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Morton Thiokol had another winner Friday as it successfully fired a redesigned rocket booster in subfreezing temperatures.

Dust and debris were kicked up as the 5,000-degree flame from the rocket consumed part of the foothill. A river of snow flowed down the hillside."The nation has a new president today and a new success in the space program," said Royce Mitchell, solid rocket motor program manager.

The 120-second firing culminated a three-year redesign effort that shook up the space industry and the way the nation views manned missions.

"Now we are prepared to launch at any condition" either at Cape Canaveral, Fla., or Vandenberg Air Force Base, Calif., said Gerald Smith, NASA's solid rocket booster program manager.

The booster consumed more than 1 million pounds of rubbery propellant in the cold-fire test. To test the booster, engineers cranked up the refrigeration in test bay T-97 at Morton Thiokol's Wasatch Operations plant for more than 30 days.

The rocket fuel's mean temperature at firing was an estimated 40 degrees Fahrenheit, while skin temperature of the booster was 20 degrees.

"That is by far the coldest motor ever fired in the manned space program and provides us considerable margin" in determining both safety and stress factors, said Mitchell.

Sub-freezing temperatures on Jan. 28, 1986, allowed gases to flow through flawed O-ring seals on a right-side booster rocket and ignite the shuttle Challenger's huge external fuel tank. The disaster put America's space program on hiatus while commissions and NASA revamped the boosters and made the program more cost-efficient.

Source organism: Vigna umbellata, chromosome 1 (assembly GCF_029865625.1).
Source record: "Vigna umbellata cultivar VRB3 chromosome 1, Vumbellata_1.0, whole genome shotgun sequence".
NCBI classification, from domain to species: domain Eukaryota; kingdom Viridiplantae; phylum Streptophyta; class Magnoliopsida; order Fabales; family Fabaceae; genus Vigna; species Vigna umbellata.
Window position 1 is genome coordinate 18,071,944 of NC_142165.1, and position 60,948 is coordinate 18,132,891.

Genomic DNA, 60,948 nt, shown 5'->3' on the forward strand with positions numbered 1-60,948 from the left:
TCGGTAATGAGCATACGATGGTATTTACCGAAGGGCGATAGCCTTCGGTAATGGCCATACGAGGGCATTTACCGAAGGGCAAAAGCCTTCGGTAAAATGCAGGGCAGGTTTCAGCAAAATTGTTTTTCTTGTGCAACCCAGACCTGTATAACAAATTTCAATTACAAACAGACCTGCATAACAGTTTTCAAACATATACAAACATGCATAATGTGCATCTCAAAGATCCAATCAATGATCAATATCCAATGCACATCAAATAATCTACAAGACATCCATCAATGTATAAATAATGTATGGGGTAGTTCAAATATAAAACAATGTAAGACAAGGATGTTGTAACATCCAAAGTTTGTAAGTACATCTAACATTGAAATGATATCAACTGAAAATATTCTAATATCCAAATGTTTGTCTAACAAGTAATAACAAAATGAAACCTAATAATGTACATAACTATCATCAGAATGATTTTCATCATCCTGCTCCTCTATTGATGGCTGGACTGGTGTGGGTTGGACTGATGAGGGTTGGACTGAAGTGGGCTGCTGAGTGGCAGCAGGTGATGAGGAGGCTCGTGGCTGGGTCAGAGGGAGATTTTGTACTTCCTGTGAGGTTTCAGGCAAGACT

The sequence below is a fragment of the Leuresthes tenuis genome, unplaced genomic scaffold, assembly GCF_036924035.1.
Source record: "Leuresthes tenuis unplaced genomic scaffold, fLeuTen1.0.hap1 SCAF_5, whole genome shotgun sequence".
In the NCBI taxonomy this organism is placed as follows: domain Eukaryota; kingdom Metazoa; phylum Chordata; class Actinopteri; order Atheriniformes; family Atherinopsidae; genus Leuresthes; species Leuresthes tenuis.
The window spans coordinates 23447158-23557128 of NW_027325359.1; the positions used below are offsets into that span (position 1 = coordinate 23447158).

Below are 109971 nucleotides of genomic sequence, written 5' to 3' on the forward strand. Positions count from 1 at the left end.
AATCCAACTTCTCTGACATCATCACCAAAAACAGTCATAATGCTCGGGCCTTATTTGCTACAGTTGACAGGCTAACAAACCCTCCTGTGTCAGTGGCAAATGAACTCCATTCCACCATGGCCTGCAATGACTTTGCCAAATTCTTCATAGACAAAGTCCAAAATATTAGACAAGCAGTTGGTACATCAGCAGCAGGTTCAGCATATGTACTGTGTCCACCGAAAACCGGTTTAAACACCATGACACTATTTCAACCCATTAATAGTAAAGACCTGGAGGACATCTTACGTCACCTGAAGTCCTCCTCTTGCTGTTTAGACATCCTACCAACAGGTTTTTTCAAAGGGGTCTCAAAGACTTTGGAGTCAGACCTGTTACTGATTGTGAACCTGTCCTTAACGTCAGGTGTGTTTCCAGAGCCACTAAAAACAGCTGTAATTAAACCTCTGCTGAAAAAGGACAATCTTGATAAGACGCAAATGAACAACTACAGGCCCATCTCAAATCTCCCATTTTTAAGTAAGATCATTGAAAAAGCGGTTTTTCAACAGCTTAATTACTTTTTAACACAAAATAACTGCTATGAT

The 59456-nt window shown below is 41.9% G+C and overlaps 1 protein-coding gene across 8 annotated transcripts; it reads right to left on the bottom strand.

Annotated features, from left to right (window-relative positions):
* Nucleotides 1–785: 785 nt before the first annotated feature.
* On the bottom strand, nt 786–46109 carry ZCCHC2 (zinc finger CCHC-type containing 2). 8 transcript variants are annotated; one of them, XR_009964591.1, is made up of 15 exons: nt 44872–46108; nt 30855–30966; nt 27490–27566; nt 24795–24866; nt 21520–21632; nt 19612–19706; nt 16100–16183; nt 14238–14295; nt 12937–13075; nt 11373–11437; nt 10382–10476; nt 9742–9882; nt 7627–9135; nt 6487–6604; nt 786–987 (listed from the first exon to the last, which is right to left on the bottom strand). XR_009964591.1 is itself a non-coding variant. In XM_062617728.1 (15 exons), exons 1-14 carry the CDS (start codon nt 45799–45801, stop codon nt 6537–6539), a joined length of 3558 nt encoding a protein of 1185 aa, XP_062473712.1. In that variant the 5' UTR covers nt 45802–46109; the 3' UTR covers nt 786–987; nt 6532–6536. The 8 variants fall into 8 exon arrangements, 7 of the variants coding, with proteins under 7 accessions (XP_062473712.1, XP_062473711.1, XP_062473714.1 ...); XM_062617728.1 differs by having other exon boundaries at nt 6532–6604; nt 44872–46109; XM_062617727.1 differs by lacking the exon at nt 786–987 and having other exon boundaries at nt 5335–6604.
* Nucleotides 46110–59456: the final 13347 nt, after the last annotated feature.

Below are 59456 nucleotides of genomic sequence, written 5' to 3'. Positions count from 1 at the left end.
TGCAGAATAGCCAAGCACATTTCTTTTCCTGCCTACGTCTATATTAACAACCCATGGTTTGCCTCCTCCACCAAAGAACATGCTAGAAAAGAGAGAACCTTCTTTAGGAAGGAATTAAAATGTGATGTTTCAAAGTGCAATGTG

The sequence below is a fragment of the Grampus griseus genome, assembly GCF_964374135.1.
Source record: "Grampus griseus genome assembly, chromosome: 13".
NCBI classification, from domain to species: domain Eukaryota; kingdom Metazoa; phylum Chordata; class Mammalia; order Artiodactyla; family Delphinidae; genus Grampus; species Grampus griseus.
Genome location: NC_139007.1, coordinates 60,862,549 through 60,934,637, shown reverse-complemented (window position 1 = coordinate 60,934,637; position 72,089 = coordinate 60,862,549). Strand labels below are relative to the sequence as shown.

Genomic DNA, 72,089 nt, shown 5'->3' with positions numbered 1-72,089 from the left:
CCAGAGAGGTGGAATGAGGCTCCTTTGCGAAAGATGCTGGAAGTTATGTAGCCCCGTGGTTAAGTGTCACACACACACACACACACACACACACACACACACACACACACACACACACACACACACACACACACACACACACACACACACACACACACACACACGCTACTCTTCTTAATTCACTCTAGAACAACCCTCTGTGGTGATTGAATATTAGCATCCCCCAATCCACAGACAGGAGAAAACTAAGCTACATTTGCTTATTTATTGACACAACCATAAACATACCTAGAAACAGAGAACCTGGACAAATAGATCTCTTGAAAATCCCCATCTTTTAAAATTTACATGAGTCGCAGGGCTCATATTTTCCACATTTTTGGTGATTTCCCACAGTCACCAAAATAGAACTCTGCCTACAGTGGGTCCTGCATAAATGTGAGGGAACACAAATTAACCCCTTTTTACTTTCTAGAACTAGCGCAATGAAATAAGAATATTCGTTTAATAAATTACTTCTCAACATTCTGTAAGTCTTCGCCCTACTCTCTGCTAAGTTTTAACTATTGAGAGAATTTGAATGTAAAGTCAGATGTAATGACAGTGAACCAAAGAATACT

"This test is somewhat of a landmark because this is the final test" required in the redesign program, Mitchell said, describing the redesign as a "long, hard and arduous test program."

"We will not stop testing today, however," he said. A test using Challenger-style hardware is scheduled next month and includes some design changes in the rocket's nozzle area. The tests using boosters on hand "will enable us to continue to test . . . to show we are continuing to build high-quality motors."

The six tests conducted jointly by Thiokol and NASA were ordered by the presidential commission that investigated Challenger. Although there have been two successful missions, and another is set for February, the cold-fire tests were required to ensure the changes will work in cold weather as advertised.

"The bottom line is we didn't see any indication of any anomolies" in the rocket, Mitchell said. "We do see many indications of a good motor. It's a good day for us."

Heaters positioned on the joints and igniter maintain temperatures above 66 degrees.

"It's a very good test for the functional temperature of those heaters," said Allan McDonald, Space Operations vice president of engineering for Morton Thiokol.

Aside from testing the heaters, loads similar to the stresses at launch were introduced on the 126-foot rocket that is anchored horizontally on the Promontory foothills, about 25 miles east of Brigham City.

"What we're trying to duplicate is the worst structural loading those rockets will see," McDonald said.

The test was delayed 90 minutes while weather watchers waited for upper-level winds to improve. The state Air Quality bureau requires winds of at least 15 mph for the open-air burn. Winds were clocked at about half that at 11:30 a.m. so the test was pushed back. Additionally, freezing temperatures at the test site caused icing on the tracks over which the test bay is moved to expose the booster.

Thiokol spokesman Rocky Raab also announced Friday that analysis of the rockets launched on the shuttles Discovery and Atlantis last year showed a near-perfect performance.